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More on Abil with the curator: Tom Winterboer – curator, African Bank

The important part is to remind customers that they must pay.

SIKI MGABADELI: The scrutiny continues on African Bank Investments. We are speaking now to the curator, Tom Winterboer. Tom is with PricewaterhouseCoopers. He was appointed by the Reserve Bank in the announcement made on Sunday.
   Tom, thanks so much for your time this evening. Can you explain to our listeners exactly what your role means?

TOM WINTERBOER: Hi Siki. Yes, curatorship means that firstly it’s a protective measure for a bank in terms of the Banks Act. So it’s meant to protect the creditors and depositors – and in particular the retail depositors in this case. We’ve got to protect the employees and then also look after the banking system in terms of soundness as other banks play a role.
   So those would be the sort of three main objectives. But the other side of it in this case is where we have a proposed deal on the table, underwritten by a consortium of banks. So hopefully one can pull this through.

SIKI MGABADELI: Well, a big part of what you have to do is of course to keep the doors of the “good bank”, in the way it’s sort of been split up, keep those doors open, restore faith so that the public continues to come through the doors and take out loans. Do you anticipate that that’s going to be hard?

TOM WINTERBOER: Absolutely. I think it’s important to keep the doors open and, as we said, doors open for business.
   The important part also is just the fact that our customers just should be reminded that they must pay – that’s quite important. They’ve got obligations with the bank. And once enough people don’t pay clearly the information goes through to credit bureaux and the like. But we value the relationship with our clients and that must remain intact.
   So I think as for the proposed “good bank” – we need to reassess in terms of the business model and how we do things. I think it has the likelihood of being a very good, viable bank.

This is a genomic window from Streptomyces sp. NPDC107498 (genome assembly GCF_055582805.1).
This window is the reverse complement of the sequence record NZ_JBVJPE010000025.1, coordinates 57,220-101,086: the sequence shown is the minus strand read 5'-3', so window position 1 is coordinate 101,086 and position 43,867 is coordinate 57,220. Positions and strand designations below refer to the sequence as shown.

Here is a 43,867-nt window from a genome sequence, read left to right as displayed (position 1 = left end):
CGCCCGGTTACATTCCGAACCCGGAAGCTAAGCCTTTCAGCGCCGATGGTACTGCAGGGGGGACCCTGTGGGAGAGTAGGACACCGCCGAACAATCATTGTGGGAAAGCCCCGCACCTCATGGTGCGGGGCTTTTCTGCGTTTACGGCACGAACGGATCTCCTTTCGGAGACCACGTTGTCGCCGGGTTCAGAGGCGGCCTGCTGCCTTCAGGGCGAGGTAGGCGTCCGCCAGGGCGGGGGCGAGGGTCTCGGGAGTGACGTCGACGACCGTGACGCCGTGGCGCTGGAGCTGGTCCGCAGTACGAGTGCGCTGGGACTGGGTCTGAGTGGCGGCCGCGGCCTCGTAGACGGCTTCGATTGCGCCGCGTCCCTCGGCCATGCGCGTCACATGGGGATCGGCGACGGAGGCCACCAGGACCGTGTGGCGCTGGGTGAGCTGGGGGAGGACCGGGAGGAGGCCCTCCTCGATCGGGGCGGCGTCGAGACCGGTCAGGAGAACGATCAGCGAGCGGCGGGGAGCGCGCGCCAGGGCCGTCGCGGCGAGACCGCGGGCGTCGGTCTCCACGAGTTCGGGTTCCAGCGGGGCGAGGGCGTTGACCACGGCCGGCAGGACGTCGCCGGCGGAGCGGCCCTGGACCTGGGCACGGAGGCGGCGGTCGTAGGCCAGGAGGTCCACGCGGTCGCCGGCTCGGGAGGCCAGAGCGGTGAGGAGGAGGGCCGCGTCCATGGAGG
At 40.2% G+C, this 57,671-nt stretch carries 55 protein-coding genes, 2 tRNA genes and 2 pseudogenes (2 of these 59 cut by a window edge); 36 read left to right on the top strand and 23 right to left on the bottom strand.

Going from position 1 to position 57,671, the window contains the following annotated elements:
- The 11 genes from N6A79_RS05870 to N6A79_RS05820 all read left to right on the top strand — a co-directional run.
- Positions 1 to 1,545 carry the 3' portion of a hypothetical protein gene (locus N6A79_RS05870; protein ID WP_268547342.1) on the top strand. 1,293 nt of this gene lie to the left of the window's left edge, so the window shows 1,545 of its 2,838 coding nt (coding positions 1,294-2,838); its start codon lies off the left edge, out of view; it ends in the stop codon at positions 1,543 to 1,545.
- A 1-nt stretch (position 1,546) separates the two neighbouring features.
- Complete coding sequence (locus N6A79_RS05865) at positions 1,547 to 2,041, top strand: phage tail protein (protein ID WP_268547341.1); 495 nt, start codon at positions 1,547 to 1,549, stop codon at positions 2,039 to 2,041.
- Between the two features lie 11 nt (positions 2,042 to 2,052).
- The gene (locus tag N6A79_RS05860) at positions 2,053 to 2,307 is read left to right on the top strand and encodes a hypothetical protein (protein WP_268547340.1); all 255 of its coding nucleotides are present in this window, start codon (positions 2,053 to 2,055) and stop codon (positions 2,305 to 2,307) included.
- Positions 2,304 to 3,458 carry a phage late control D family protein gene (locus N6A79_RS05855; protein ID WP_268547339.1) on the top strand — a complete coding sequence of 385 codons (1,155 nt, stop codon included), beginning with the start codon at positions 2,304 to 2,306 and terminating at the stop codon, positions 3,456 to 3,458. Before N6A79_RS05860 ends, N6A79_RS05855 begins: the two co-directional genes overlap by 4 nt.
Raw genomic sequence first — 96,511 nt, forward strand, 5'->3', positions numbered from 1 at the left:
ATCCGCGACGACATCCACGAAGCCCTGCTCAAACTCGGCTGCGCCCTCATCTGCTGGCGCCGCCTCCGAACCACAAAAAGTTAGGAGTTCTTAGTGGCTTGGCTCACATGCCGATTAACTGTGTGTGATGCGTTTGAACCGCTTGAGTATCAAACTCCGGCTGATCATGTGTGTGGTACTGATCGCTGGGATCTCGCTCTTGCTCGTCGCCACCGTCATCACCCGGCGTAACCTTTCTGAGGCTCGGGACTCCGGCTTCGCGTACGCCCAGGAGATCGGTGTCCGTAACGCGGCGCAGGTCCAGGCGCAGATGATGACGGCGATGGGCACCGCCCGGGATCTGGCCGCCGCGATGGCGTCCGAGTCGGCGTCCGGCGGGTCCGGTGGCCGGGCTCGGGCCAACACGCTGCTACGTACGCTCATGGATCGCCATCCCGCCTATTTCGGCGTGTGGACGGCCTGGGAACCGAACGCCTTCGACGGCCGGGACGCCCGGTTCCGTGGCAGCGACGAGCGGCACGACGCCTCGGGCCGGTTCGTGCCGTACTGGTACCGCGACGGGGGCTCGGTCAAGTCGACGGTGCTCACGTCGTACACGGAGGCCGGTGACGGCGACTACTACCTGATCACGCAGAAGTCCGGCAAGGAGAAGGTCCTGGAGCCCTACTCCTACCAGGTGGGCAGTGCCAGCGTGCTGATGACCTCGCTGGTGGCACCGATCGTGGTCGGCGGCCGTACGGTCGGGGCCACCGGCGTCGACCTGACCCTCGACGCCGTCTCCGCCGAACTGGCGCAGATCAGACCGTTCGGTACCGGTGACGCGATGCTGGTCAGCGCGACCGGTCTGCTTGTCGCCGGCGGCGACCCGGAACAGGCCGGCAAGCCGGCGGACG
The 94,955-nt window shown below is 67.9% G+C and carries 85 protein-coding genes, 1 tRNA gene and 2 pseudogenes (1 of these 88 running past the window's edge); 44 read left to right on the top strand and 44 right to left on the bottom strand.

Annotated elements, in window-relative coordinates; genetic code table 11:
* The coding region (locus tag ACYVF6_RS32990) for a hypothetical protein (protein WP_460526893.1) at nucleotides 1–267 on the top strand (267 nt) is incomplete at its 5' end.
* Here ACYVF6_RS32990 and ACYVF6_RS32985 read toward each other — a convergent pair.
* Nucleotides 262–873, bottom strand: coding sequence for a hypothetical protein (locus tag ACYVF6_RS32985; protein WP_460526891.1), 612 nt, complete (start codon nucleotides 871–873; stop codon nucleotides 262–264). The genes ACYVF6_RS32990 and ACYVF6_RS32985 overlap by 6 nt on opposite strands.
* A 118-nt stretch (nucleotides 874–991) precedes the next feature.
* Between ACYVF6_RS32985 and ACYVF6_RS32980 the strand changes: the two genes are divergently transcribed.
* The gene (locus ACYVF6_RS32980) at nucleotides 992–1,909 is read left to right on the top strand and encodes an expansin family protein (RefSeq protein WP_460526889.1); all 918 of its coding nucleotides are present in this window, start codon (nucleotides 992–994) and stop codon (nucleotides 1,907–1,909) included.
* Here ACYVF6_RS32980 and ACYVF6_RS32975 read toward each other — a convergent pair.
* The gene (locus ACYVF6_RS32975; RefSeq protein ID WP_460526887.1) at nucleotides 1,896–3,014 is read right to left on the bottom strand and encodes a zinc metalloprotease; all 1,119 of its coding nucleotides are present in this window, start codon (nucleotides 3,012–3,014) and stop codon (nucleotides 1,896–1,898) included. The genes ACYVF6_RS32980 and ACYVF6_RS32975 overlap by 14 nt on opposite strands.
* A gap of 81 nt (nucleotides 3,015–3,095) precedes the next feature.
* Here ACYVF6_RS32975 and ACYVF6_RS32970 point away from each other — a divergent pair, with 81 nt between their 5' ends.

SIKI MGABADELI: Have you started the work with your team?

TOM WINTERBOER: It’s early days. I was only appointed on Sunday and cut off this year yesterday. So I think its early days, but work has started and we’ll obviously put a plan together. But overall certainly the good bank is proposed and we believe that’s it’s a viable proposition.

SIKI MGABADELI: And it’s also early days, but do you have a sense of how long this might last for?

TOM WINTERBOER: One would probably look for the short to medium term, to get all the things in place once all the details have been sorted out – probably three months. And between three and six months to have it implemented. But certainly all the building blocks have been made available and it’s just a matter of making sure that everyone is on board.

SIKI MGABADELI: Thanks to Tom Winterboer.
   David, what do you think is going to be the toughest thing for Tom?

DAVID SHAPIRO: I don’t know whether he’s got a tougher task than your previous guest! What would you rather do – rather run this bank or walk to the north pole?

SIKI MGABADELI: I would go with the polar bears.

DAVID SHAPIRO: I think it’s a very tough job. And not only that, he’s got to keep it as a good bank and not let things get out of control. And of course he’s got his underwriters at the moment whom he has to look after as well. But conditions aren’t that great in the economy. He’s got to prevent things worsening there.

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